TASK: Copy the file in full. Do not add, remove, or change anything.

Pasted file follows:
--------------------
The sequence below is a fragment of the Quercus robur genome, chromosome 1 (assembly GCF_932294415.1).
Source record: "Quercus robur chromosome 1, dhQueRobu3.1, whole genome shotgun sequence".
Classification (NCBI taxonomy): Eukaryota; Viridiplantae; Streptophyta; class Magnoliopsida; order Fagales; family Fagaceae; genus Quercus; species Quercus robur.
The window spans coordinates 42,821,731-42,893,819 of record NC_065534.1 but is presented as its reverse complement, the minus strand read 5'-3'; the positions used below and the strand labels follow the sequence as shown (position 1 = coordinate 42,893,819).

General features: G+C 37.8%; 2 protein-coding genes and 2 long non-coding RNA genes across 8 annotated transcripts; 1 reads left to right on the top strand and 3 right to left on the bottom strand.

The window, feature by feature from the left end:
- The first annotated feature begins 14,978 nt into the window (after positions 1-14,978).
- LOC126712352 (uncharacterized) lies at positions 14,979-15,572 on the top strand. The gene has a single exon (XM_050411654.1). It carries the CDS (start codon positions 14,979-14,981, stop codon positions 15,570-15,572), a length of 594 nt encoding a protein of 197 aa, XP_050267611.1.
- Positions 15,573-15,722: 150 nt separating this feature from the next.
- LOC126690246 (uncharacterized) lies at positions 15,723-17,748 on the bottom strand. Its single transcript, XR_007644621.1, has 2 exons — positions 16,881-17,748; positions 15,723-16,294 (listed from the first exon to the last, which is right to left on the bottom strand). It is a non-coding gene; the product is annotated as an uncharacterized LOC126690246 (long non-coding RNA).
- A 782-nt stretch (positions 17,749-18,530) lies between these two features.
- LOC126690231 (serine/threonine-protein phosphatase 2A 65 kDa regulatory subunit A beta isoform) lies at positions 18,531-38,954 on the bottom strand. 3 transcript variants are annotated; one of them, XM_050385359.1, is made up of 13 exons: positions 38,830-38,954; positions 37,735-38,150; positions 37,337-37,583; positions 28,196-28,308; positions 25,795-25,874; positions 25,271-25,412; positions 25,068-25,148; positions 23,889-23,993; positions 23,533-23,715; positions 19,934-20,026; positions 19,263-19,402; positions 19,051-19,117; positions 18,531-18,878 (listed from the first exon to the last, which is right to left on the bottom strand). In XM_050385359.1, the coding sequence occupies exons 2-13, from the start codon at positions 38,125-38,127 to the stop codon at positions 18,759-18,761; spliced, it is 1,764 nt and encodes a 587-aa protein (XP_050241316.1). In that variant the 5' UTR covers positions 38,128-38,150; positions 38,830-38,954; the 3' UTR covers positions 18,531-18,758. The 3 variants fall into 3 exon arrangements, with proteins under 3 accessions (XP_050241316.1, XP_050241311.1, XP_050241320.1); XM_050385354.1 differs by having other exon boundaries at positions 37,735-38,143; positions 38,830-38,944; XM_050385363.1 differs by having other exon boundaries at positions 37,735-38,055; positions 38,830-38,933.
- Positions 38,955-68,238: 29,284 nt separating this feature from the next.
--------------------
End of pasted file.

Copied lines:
The sequence below is a fragment of the Quercus robur genome, chromosome 1 (assembly GCF_932294415.1).
Source record: "Quercus robur chromosome 1, dhQueRobu3.1, whole genome shotgun sequence".
Classification (NCBI taxonomy): Eukaryota; Viridiplantae; Streptophyta; class Magnoliopsida; order Fagales; family Fagaceae; genus Quercus; species Quercus robur.
The window spans coordinates 42,821,731-42,893,819 of record NC_065534.1 but is presented as its reverse complement, the minus strand read 5'-3'; the positions used below and the strand labels follow the sequence as shown (position 1 = coordinate 42,893,819).

General features: G+C 37.8%; 2 protein-coding genes and 2 long non-coding RNA genes across 8 annotated transcripts; 1 reads left to right on the top strand and 3 right to left on the bottom strand.

The window, feature by feature from the left end:
- The first annotated feature begins 14,978 nt into the window (after positions 1-14,978).
- LOC126712352 (uncharacterized) lies at positions 14,979-15,572 on the top strand. The gene has a single exon (XM_050411654.1). It carries the CDS (start codon positions 14,979-14,981, stop codon positions 15,570-15,572), a length of 594 nt encoding a protein of 197 aa, XP_050267611.1.
- Positions 15,573-15,722: 150 nt separating this feature from the next.
- LOC126690246 (uncharacterized) lies at positions 15,723-17,748 on the bottom strand. Its single transcript, XR_007644621.1, has 2 exons — positions 16,881-17,748; positions 15,723-16,294 (listed from the first exon to the last, which is right to left on the bottom strand). It is a non-coding gene; the product is annotated as an uncharacterized LOC126690246 (long non-coding RNA).
- A 782-nt stretch (positions 17,749-18,530) lies between these two features.
- LOC126690231 (serine/threonine-protein phosphatase 2A 65 kDa regulatory subunit A beta isoform) lies at positions 18,531-38,954 on the bottom strand. 3 transcript variants are annotated; one of them, XM_050385359.1, is made up of 13 exons: positions 38,830-38,954; positions 37,735-38,150; positions 37,337-37,583; positions 28,196-28,308; positions 25,795-25,874; positions 25,271-25,412; positions 25,068-25,148; positions 23,889-23,993; positions 23,533-23,715; positions 19,934-20,026; positions 19,263-19,402; positions 19,051-19,117; positions 18,531-18,878 (listed from the first exon to the last, which is right to left on the bottom strand). In XM_050385359.1, the coding sequence occupies exons 2-13, from the start codon at positions 38,125-38,127 to the stop codon at positions 18,759-18,761; spliced, it is 1,764 nt and encodes a 587-aa protein (XP_050241316.1). In that variant the 5' UTR covers positions 38,128-38,150; positions 38,830-38,954; the 3' UTR covers positions 18,531-18,758. The 3 variants fall into 3 exon arrangements, with proteins under 3 accessions (XP_050241316.1, XP_050241311.1, XP_050241320.1); XM_050385354.1 differs by having other exon boundaries at positions 37,735-38,143; positions 38,830-38,944; XM_050385363.1 differs by having other exon boundaries at positions 37,735-38,055; positions 38,830-38,933.
- Positions 38,955-68,238: 29,284 nt separating this feature from the next.